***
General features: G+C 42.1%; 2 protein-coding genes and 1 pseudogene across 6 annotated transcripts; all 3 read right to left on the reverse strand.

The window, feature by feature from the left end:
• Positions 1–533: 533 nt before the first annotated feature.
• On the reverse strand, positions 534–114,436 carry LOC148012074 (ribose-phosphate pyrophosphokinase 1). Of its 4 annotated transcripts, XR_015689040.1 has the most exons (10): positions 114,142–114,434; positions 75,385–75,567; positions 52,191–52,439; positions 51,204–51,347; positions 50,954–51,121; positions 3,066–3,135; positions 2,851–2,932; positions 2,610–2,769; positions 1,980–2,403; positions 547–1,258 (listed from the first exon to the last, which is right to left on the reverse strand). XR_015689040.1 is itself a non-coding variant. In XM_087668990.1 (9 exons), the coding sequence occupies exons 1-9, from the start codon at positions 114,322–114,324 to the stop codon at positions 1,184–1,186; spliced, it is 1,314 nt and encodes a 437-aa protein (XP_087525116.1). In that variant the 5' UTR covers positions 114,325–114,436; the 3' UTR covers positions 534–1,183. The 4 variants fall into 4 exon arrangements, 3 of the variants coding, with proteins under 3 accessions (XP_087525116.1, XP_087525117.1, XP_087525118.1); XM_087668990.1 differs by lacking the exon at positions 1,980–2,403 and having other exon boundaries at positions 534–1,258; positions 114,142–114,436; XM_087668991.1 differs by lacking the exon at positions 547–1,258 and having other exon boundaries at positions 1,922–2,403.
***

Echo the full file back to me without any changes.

General features: G+C 42.1%; 2 protein-coding genes and 1 pseudogene across 6 annotated transcripts; all 3 read right to left on the reverse strand.

The window, feature by feature from the left end:
• Positions 1–533: 533 nt before the first annotated feature.
• On the reverse strand, positions 534–114,436 carry LOC148012074 (ribose-phosphate pyrophosphokinase 1). Of its 4 annotated transcripts, XR_015689040.1 has the most exons (10): positions 114,142–114,434; positions 75,385–75,567; positions 52,191–52,439; positions 51,204–51,347; positions 50,954–51,121; positions 3,066–3,135; positions 2,851–2,932; positions 2,610–2,769; positions 1,980–2,403; positions 547–1,258 (listed from the first exon to the last, which is right to left on the reverse strand). XR_015689040.1 is itself a non-coding variant. In XM_087668990.1 (9 exons), the coding sequence occupies exons 1-9, from the start codon at positions 114,322–114,324 to the stop codon at positions 1,184–1,186; spliced, it is 1,314 nt and encodes a 437-aa protein (XP_087525116.1). In that variant the 5' UTR covers positions 114,325–114,436; the 3' UTR covers positions 534–1,183. The 4 variants fall into 4 exon arrangements, 3 of the variants coding, with proteins under 3 accessions (XP_087525116.1, XP_087525117.1, XP_087525118.1); XM_087668990.1 differs by lacking the exon at positions 1,980–2,403 and having other exon boundaries at positions 534–1,258; positions 114,142–114,436; XM_087668991.1 differs by lacking the exon at positions 547–1,258 and having other exon boundaries at positions 1,922–2,403.